FIRST-PERSON: Manners, respect and family return to movies
KANSAS CITY, Kan. (BP)--In the recent theatrical release "Take the Lead," a new teacher, waiting in the principal’s outer office, rises to open a door every time a lady approaches. This causes a student to ridicule him until the gentlemanly act finally hits home. At the end of the scene, the boy is also opening the door for the opposite sex. It’s called manners, and "Take the Lead" (PG-13, excessive language) is trying to reunite them with a generation that has learned etiquette from Homer Simpson and the stars of the "American Pie" movies.
The film is loosely based on the life of Pierre Dulaine, who formed a dance company that to date has taught 7,500 children free of charge. Dulaine participated in the making of "Take the Lead" and was respected by the moviemakers. “He’s easy to understand and treats everyone with respect,” said one cast member.
That was the key word from each interviewed –- respect.
In "Killer Diller," (PG-13, language) the young protagonist speaks up for Christ when someone attempts to belittle those of faith. There are several other positive messages in this family comedy/drama, including looking out for one another and sacrificing for others. From the upcoming movie "Hoot" (PG, language) teen viewers and their younger siblings learn lessons about doing what’s right, and in Robin Williams’ comedy "RV" (PG, language) the importance of family is exalted. Says "RV" producer Douglas Wick, “There’s too much separation in our culture, families are looking to connect.”
There is an irony to this reawakening need for family togetherness and the other positive movie messages listed above. In the late 1960s, members of the entertainment industry began to rebel not just against political and capitalistic establishments, but against any attributes having to do with the previous generation. Admittedly, that celluloid rebellion was a reflection of the times, but if you watch the films of that era, you’ll see that Hollywoodland nurtured that pop counterculture ("Easy Rider," "The Graduate," "MASH," etc.). And when religious folk balked at the media’s redefining of morals, they were ridiculed by the artistic community’s murmuring majority.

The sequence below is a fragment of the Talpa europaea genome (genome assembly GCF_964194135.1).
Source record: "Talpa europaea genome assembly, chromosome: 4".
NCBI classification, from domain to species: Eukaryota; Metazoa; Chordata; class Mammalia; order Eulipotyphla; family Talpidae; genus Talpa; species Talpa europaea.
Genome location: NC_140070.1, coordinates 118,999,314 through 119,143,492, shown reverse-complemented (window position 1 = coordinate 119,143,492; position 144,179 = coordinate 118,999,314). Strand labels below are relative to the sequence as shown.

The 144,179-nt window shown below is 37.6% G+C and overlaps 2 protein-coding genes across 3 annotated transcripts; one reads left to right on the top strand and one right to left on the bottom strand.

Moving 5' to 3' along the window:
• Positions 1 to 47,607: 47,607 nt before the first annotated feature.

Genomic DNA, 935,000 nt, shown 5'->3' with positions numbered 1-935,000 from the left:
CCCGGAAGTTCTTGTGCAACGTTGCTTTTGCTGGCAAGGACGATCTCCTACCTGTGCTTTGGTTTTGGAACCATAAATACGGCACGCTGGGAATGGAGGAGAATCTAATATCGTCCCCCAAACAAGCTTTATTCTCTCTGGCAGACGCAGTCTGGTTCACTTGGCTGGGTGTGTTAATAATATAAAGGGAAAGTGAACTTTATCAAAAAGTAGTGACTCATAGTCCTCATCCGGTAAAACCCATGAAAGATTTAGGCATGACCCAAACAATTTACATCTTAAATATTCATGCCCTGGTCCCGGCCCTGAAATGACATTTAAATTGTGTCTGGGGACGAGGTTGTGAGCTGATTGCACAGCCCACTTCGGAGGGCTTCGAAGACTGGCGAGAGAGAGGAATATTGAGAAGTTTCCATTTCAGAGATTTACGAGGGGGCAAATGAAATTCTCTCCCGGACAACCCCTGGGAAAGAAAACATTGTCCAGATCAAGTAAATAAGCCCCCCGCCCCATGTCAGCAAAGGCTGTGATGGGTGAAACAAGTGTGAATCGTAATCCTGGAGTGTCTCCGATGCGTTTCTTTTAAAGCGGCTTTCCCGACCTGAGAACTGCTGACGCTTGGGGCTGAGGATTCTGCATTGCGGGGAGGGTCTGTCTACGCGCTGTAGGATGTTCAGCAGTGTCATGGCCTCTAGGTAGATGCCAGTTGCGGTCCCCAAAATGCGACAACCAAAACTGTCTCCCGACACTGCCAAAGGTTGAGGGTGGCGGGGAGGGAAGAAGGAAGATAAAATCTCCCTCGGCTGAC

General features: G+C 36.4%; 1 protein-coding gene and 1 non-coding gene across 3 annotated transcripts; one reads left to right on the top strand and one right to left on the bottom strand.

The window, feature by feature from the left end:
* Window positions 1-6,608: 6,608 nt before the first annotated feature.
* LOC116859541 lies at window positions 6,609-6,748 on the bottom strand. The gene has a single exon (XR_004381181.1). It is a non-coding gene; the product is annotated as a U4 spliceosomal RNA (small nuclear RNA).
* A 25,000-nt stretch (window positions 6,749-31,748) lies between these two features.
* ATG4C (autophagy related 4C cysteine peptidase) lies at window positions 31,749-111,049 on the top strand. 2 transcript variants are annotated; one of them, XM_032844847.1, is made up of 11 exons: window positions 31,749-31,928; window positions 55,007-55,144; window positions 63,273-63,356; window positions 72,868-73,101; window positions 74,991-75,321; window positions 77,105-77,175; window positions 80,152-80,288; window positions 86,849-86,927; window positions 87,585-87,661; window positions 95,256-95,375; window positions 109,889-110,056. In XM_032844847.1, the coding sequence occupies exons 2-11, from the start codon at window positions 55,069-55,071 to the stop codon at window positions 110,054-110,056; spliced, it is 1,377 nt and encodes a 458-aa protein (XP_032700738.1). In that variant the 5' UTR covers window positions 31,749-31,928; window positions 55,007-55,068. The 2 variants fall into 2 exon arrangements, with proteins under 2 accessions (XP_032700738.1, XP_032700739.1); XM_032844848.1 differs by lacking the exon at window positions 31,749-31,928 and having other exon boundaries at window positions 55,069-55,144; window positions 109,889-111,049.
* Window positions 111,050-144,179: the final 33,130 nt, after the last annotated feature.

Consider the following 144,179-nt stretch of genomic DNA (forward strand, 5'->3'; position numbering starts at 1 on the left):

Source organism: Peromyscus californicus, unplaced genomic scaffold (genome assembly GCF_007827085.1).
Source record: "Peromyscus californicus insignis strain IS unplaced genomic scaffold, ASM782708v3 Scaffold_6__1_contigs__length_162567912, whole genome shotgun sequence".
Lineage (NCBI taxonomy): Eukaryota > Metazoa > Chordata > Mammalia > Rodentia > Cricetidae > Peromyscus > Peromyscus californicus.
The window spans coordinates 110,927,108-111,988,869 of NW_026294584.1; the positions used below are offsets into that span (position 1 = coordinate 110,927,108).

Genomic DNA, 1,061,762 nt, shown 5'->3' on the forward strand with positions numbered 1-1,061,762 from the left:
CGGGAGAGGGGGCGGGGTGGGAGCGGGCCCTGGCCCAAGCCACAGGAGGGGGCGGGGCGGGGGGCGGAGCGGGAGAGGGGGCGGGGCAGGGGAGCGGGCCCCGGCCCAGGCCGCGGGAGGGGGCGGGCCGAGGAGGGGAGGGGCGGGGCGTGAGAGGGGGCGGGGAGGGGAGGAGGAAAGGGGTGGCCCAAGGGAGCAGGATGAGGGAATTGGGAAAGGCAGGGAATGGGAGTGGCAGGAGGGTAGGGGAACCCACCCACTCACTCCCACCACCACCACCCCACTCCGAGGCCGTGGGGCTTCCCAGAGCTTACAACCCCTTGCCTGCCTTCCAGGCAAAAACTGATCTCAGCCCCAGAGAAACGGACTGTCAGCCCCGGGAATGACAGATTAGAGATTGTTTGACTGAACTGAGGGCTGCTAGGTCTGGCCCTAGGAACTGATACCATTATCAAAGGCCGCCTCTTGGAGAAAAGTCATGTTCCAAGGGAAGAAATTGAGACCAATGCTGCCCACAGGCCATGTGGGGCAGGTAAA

Today, the grandchildren of the free-love generation are aware that there is a problem with their culture. They just aren’t sure what it is.
But all is not lost. Despite the cinema’s often graphic crudity, there are people in show business who believe propriety and regard for others should be included in their stories.
“Sometimes society forgets about kids that are in urban neighborhoods and public schools ... but if you put in a little attention and a little love, the results are magnificent. You can literally change society,” said Antonio Banderas, the star of "Take the Lead."
“I loved the idea,” actor Robin Williams said of the family being brought together in RV, “The family is forced to deal with one another.”
Director Barry Sonnenfeld added, “What’s interesting about this project is that it gave me the opportunity to explore the nature of families.... Placing the family together in this recreational vehicle causes them to reconnect.”
Courtesy, civility and family togetherness are foreign to many due in part to a lifetime of media choices. Indeed, you’ll find very few movies or TV shows that cultivate these qualities. Those listed above are the infrequent exceptions. Sadly, I don’t see this trend changing in the near future. So what’s the answer, parents? You. Don’t accept bad manners or a belittling of family values from your kids or from your movie choices. “Train a child in the way he should go, and when he is old he will not turn from it.” (Proverbs 22:6.)
Sorry, nobody said it was going to be easy.
Phil Boatwright reviews movies from a Christian perspective. For his detailed reviews of the films listed here, visit www.previewonline.org.